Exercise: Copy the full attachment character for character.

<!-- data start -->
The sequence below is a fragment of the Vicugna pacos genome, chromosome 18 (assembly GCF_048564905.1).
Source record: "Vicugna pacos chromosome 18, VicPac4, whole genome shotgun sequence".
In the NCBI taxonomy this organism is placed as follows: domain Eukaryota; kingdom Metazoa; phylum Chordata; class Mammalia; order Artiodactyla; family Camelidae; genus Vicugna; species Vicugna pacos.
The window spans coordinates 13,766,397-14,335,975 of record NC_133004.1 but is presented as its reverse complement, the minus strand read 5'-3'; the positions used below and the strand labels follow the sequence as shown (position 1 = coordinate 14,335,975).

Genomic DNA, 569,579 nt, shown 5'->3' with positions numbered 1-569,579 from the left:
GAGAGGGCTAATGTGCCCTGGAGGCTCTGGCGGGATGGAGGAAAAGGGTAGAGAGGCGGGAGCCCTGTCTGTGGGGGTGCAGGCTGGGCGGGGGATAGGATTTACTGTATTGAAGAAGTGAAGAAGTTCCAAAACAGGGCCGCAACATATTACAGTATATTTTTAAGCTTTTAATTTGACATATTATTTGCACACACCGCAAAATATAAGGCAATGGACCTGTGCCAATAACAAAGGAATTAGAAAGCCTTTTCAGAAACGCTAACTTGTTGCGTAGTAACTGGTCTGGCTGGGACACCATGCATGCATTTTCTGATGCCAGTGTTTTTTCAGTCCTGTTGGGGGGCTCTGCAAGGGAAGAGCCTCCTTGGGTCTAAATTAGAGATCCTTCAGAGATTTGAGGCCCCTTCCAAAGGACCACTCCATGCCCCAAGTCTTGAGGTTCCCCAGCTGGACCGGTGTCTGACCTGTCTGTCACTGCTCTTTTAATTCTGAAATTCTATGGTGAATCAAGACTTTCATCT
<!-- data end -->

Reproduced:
The sequence below is a fragment of the Vicugna pacos genome, chromosome 18 (assembly GCF_048564905.1).
Source record: "Vicugna pacos chromosome 18, VicPac4, whole genome shotgun sequence".
In the NCBI taxonomy this organism is placed as follows: domain Eukaryota; kingdom Metazoa; phylum Chordata; class Mammalia; order Artiodactyla; family Camelidae; genus Vicugna; species Vicugna pacos.
The window spans coordinates 13,766,397-14,335,975 of record NC_133004.1 but is presented as its reverse complement, the minus strand read 5'-3'; the positions used below and the strand labels follow the sequence as shown (position 1 = coordinate 14,335,975).

Genomic DNA, 569,579 nt, shown 5'->3' with positions numbered 1-569,579 from the left:
GAGAGGGCTAATGTGCCCTGGAGGCTCTGGCGGGATGGAGGAAAAGGGTAGAGAGGCGGGAGCCCTGTCTGTGGGGGTGCAGGCTGGGCGGGGGATAGGATTTACTGTATTGAAGAAGTGAAGAAGTTCCAAAACAGGGCCGCAACATATTACAGTATATTTTTAAGCTTTTAATTTGACATATTATTTGCACACACCGCAAAATATAAGGCAATGGACCTGTGCCAATAACAAAGGAATTAGAAAGCCTTTTCAGAAACGCTAACTTGTTGCGTAGTAACTGGTCTGGCTGGGACACCATGCATGCATTTTCTGATGCCAGTGTTTTTTCAGTCCTGTTGGGGGGCTCTGCAAGGGAAGAGCCTCCTTGGGTCTAAATTAGAGATCCTTCAGAGATTTGAGGCCCCTTCCAAAGGACCACTCCATGCCCCAAGTCTTGAGGTTCCCCAGCTGGACCGGTGTCTGACCTGTCTGTCACTGCTCTTTTAATTCTGAAATTCTATGGTGAATCAAGACTTTCATCT